cocamide diethanolamine production, UPR, ecoinvent 3.6, Undefined

Categories:
ISIC4 categories:
C:Manufacturing/20:Manufacture of chemicals and chemical products/202:Manufacture of other chemical products/2023:Manufacture of soap and detergents, cleaning and polishing preparations, perfumes and toilet preparations
Location:
RER - Europe
Reference year: 2015 - 2020
Description

Location: RER - Europe
Cocamide diethanolamine is used mainly in the cosmetic industry. Cosmetic products contain between 1 to 25% of diethanolamine. Other uses for this product are: as a surfactants in soap, as a cleaning and delinting agent (Elbers 2013).
Reference(s):
Gendorf (2016) Umwelterklärung 2015, Werk Gendorf Industriepark, www.gendorf.de
Elbers, E. 2013. Some Chemicals Present in Industrial and Consumer Products, Food and Drinking-water. In IARC MONOGRAPHS ON THE EVALUATION OF CARCINOGENIC RISKS TO HUMANS, Vol.101, pp.141-148 WHO Press, Geneva.
For more information on the model please refer to the dedicate ecoinvent report, access it in the Report section of ecoQuery (http://www.ecoinvent.org/login-databases.html)
Undefined unit processes (UPRs) are the unlinked, multi-product activity datasets that form the basis for all of the system models available in the ecoinvent database. This is the way the datasets are obtained and entered into the database by the data providers. These activity datasets are useful for investigating the environmental impacts of a specific activity (gate-to-gate), without regard to its upstream or downstream impacts.

Technology

Cocamide diethanolamine can be produced from different reaction of diethanolamine with methyl cocoate, coconut oil, whole coconut acids, stripped coconut fatty acids. Cocamide diethanolamine is modelled here as the 1:1 reaction of coconut oil and diethanolamine. The reaction occurs at a maximum temperature of 170 degrees Celcius with the aid of an alkaline catalyst. The catalyst in not consider significant in terms of emissions for the reaction and it is therefore not included in this dataset and it is assumed to be taken into consideration in the input of chemical factory. The production process can also be a 1:2 fatty acids reaction. This results in a lower quality product with output of free diethanolamine and ethylene glycol (Elbers 2013).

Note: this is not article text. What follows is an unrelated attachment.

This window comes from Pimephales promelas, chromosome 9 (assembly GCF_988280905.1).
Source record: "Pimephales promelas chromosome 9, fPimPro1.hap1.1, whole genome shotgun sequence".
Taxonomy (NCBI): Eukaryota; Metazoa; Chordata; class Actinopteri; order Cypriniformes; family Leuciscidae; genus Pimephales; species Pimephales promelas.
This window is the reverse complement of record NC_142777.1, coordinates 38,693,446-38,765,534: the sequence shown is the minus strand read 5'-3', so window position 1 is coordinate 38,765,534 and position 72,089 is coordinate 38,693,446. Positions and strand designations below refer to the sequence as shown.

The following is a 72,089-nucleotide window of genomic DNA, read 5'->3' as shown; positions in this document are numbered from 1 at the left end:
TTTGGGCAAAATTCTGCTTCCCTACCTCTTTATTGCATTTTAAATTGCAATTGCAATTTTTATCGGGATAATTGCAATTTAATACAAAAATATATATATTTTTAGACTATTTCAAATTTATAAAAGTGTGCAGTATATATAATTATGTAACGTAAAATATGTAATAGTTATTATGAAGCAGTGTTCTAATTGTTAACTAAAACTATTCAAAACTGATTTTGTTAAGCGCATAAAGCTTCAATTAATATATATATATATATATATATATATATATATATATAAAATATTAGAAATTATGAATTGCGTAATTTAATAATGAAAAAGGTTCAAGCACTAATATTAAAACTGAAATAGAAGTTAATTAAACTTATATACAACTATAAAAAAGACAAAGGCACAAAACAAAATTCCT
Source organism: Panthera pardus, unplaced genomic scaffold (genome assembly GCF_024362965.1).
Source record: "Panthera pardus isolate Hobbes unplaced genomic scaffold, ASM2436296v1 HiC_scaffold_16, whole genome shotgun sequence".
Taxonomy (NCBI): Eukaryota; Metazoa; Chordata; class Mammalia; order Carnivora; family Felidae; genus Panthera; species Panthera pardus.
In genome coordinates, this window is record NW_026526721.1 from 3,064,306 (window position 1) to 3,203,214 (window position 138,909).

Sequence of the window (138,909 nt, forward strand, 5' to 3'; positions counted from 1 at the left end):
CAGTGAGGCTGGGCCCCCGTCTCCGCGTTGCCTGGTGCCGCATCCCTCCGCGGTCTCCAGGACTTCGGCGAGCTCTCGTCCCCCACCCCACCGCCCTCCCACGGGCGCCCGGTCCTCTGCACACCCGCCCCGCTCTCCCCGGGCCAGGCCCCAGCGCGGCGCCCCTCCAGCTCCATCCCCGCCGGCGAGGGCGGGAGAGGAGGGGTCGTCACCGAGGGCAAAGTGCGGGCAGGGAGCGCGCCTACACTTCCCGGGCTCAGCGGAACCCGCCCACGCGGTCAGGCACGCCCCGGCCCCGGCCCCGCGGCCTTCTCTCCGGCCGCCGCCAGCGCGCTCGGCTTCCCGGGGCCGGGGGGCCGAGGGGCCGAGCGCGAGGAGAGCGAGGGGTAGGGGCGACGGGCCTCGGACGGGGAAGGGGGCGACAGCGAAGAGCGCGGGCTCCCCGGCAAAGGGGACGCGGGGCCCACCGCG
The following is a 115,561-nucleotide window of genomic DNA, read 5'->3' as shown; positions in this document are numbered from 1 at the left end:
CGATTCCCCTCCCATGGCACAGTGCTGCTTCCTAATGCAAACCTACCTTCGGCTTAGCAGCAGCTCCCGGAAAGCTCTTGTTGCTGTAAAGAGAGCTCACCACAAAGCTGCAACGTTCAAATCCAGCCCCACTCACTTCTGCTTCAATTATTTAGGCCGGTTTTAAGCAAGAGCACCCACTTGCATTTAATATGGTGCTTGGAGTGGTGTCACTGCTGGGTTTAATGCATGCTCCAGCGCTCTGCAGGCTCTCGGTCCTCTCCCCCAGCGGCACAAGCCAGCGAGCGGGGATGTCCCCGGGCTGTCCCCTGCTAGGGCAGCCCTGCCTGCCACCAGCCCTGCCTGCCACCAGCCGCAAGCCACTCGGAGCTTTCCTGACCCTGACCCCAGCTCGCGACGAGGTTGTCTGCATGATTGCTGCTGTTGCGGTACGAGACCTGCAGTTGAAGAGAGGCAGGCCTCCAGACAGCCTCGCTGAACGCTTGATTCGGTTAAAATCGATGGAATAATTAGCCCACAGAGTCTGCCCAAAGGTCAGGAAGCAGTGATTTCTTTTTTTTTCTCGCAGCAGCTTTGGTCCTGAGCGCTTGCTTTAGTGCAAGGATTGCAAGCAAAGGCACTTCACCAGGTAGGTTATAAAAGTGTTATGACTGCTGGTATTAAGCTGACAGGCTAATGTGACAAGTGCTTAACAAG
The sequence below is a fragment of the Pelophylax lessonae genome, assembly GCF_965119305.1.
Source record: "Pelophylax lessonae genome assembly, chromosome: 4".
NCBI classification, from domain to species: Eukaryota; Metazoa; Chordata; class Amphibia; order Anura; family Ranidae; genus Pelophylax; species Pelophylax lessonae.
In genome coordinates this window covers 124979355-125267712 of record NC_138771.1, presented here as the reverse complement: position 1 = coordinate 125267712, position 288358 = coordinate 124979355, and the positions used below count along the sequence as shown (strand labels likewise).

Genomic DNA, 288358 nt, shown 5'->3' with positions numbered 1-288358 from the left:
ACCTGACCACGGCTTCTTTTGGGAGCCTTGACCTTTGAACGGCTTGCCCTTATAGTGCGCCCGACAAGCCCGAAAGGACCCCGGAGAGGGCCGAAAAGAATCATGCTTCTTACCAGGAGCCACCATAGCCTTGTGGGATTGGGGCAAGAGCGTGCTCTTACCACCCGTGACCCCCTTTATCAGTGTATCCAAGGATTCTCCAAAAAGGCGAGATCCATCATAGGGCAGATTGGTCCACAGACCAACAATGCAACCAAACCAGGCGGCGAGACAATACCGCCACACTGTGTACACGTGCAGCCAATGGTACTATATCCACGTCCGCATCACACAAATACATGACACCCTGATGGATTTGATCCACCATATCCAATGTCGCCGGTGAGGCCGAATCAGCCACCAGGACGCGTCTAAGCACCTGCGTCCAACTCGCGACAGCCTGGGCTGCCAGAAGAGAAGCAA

Coconut oil composition varies, here it assumed an average composition CH3(CH2)12CONH2.
This inventory representing production of a particular chemical compound is at least partially based on a generic model on the production of chemicals. The data generated by this model have been improved by compound-specific data when available.
The model on production of chemicals is using specific industry or literature data wherever possible and more generic data on chemical production processes to fill compound-specific data gaps when necessary. The basic principles of the model have been published in literature (Hischier 2005, Establishing Life Cycle Inventories of Chemicals Based on Differing Data Availability). The model has been updated and extended with newly available data from the chemical industry.
In the model, unreacted fractions are treated in a waste treatment process, and emissions reported are after a waste treatment process that is included in the scope of this dataset. For volatile reactants, a small level of evaporation is assumed. Solvents and catalysts are mostly recycled in closed-loop systems within the scope of the dataset and reported flows are for losses from this system.
The main source of information for the values for heat, electricity, water (process and cooling), nitrogen, chemical factory is industry data from Gendorf. The values are a 5-year average of data (2011 - 2015) published by the Gendorf factory (Gendorf, 2016, Umwelterklärung, www.gendorf.de), (Gendorf, 2015, Umwelterklärung, www.gendorf.de), (Gendorf, 2014, Umwelterklärung, www.gendorf.de). The Gendorf factory is based in Germany, it produces a wide range of chemical substances. The factory produced 1657400 tonnes of chemical substances in the year 2015 (Gendorf, 2016, Umwelterklärung, www.gendorf.de) and 740000 tonnes of intermediate products.
Reference(s):
Hischier, R. (2005) Establishing Life Cycle Inventories of Chemicals Based on Differing Data Availability (9 pp). The International Journal of Life Cycle Assessment, Volume 10, Issue 1, pp 59–67. 10.1065/lca2004.10.181.7
Gendorf (2016) Umwelterklärung 2015, Werk Gendorf Industriepark, www.gendorf.de
Elbers, E. 2013. Some Chemicals Present in Industrial and Consumer Products, Food and Drinking-water. In IARC MONOGRAPHS ON THE EVALUATION OF CARCINOGENIC RISKS TO HUMANS, Vol.101, pp.141-148 WHO Press, Geneva.
For more information on the model please refer to the dedicate ecoinvent report, access it in the Report section of ecoQuery (http://www.ecoinvent.org/login-databases.html)

Process type
Unit
Supported nomenclature
ecoinvent 3.6
LCI modeling approach
Before modeling
Multifunctional modeling
NONE
Format
ECOSPOLD2
Aggregation type
NOT_APPLICABLE
Data provider
ecoinvent
Review status
External
Cost
For sale
License

ecoinvent EULA

Contact
support@ecoinvent.org